For the most part, I use commercial glazes purchased in a dry state which I hydrate and sieve.  However, I also buy glazes in liquid form (usually in pints).

Lumpy glaze

There are a lot of great commercial glazes and almost all of them are available as liquid in pints.  Pints are cost efficient because they allow you to test a glaze prior to purchasing a larger amount.  They are also excellent for supplementing a color palette (like at a community studio).  I buy pints of glazes for colors that I don’t use frequently or for colors that are too expensive to use in large amounts.  Pints are also space efficient since because you can store several glazes in a small space; and, they are portable which is critical if you do most of your glazing remotely (like in a community studio).

If you buy a pint, it is most likely that you will brush the glaze onto the pot.  Although the glazes are liquid, they may need some attention prior to using.  The ‘right’ glaze consistency is smooth and flow-able and results in the coverage that you want.  Unfortunately, for those of us who like to quantify things, this is a judgement call.  Don’t be afraid to adjust the glazes to suit your application style.

Some glazes settle quickly or may have settled since they were shipped.  Other glazes may be too think for brushing or ‘lumpy’.  Glazes in these conditions need additional water and/or sieving.

The first thing to do is shake and stir the glaze.  If this doesn’t result is improved viscosity, add  a little water and stir and shake the glaze pint again.  The glaze is at the appropriate viscosity when it is flow-able enough for you to work with in a way that is comfortable to you and coats the pot adequately.

80-mesh sieve

If the glaze still doesn’t look smooth, then sieving can help improve performance.  Sieves come in various sizes – typically 60, 80, 100, and 120 mesh.  The larger the number, the smaller the holes (sort of like thread count for bed sheets).  If you have a very lumpy glaze, you may need to sieve progressively.  Sieve with the lowest mesh first (60) then sieve the glaze again with a higher mesh (80).  I sieve most pints one time with an 80 mesh and that seems to be sufficient.  Pottery Supply House sells sieves that are fitted for wide-mouth pints at a very reasonable price.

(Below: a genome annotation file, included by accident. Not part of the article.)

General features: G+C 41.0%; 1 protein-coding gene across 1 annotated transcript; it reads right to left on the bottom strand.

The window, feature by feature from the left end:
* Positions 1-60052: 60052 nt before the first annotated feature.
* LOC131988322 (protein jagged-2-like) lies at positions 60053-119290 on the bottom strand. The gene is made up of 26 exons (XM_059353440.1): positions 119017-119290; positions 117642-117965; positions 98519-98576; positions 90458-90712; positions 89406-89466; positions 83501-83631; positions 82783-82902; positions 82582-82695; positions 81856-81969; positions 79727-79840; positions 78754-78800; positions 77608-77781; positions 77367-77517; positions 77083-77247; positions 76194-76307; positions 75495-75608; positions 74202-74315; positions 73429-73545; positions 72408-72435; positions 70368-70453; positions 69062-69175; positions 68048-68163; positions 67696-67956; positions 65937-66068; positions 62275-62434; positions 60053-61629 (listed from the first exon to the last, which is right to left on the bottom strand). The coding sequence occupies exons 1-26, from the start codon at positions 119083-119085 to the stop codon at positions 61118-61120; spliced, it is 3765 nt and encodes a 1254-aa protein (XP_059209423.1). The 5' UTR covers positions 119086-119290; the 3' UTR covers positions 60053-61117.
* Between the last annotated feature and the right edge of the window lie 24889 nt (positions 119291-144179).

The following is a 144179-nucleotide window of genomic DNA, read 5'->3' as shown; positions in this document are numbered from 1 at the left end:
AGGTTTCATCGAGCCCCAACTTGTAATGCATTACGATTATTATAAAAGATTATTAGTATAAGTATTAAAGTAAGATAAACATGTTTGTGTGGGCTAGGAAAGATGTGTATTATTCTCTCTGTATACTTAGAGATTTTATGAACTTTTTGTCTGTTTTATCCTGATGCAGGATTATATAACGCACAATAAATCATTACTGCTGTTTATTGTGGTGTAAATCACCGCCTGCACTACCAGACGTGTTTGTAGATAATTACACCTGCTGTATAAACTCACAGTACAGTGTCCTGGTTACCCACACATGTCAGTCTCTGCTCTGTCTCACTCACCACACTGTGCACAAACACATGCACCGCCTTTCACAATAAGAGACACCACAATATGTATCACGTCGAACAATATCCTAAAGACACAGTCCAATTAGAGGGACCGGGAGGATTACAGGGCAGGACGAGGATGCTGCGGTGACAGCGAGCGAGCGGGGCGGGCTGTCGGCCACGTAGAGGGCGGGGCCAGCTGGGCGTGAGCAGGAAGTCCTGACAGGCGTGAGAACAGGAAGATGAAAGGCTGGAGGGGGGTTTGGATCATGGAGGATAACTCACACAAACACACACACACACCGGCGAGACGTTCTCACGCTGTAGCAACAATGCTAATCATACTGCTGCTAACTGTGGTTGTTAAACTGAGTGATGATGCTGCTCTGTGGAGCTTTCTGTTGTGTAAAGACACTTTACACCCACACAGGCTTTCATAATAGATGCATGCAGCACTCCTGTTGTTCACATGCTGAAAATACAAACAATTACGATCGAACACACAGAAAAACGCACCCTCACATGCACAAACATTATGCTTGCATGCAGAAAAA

Stir and shake the pint, then pour the glaze through a sieve.  You will need to stir the glaze to move it through the sieve.  If the glaze is too thick, add a little water.  If you add too much water and the glaze becomes too thin, let the glaze settle for a few hours or days, then decant some of the water off the glaze.  Stir and shake the pint and sieve again if necessary.

If the glaze dries out, it can be rehydrated.  In fact, if a glaze is partially dried out, it is best to allow it to dry out completely.  Just leave off the cap until all the water evaporates.  Then, add water to the dry glaze, allow to hydrate then sieve it.

Pints of glazes are an economical solution to expanding your color palette and with a little adjustment, you can make using them more enjoyable.